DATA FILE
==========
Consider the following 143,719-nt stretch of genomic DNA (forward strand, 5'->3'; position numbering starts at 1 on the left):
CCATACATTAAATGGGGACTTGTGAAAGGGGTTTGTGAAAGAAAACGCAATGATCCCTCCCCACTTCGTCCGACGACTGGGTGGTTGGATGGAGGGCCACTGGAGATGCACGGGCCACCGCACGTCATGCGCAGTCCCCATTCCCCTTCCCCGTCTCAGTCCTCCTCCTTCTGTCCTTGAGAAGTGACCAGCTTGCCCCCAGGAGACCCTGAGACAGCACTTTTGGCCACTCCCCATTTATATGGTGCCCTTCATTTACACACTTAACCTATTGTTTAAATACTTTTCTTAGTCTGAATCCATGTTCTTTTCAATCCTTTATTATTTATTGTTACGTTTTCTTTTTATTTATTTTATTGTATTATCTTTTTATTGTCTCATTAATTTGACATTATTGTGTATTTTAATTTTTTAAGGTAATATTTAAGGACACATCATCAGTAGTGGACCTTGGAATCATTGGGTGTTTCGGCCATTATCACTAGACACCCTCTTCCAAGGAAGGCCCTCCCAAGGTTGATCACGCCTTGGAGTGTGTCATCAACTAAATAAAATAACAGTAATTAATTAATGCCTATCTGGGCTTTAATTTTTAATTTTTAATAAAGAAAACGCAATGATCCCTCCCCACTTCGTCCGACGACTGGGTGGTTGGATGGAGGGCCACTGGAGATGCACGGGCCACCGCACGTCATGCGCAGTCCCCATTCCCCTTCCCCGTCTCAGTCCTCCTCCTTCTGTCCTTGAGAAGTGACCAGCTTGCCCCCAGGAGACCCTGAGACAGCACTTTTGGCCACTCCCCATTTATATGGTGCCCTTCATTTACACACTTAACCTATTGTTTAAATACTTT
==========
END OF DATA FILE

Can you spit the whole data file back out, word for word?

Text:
Consider the following 143,719-nt stretch of genomic DNA (forward strand, 5'->3'; position numbering starts at 1 on the left):
CCATACATTAAATGGGGACTTGTGAAAGGGGTTTGTGAAAGAAAACGCAATGATCCCTCCCCACTTCGTCCGACGACTGGGTGGTTGGATGGAGGGCCACTGGAGATGCACGGGCCACCGCACGTCATGCGCAGTCCCCATTCCCCTTCCCCGTCTCAGTCCTCCTCCTTCTGTCCTTGAGAAGTGACCAGCTTGCCCCCAGGAGACCCTGAGACAGCACTTTTGGCCACTCCCCATTTATATGGTGCCCTTCATTTACACACTTAACCTATTGTTTAAATACTTTTCTTAGTCTGAATCCATGTTCTTTTCAATCCTTTATTATTTATTGTTACGTTTTCTTTTTATTTATTTTATTGTATTATCTTTTTATTGTCTCATTAATTTGACATTATTGTGTATTTTAATTTTTTAAGGTAATATTTAAGGACACATCATCAGTAGTGGACCTTGGAATCATTGGGTGTTTCGGCCATTATCACTAGACACCCTCTTCCAAGGAAGGCCCTCCCAAGGTTGATCACGCCTTGGAGTGTGTCATCAACTAAATAAAATAACAGTAATTAATTAATGCCTATCTGGGCTTTAATTTTTAATTTTTAATAAAGAAAACGCAATGATCCCTCCCCACTTCGTCCGACGACTGGGTGGTTGGATGGAGGGCCACTGGAGATGCACGGGCCACCGCACGTCATGCGCAGTCCCCATTCCCCTTCCCCGTCTCAGTCCTCCTCCTTCTGTCCTTGAGAAGTGACCAGCTTGCCCCCAGGAGACCCTGAGACAGCACTTTTGGCCACTCCCCATTTATATGGTGCCCTTCATTTACACACTTAACCTATTGTTTAAATACTTT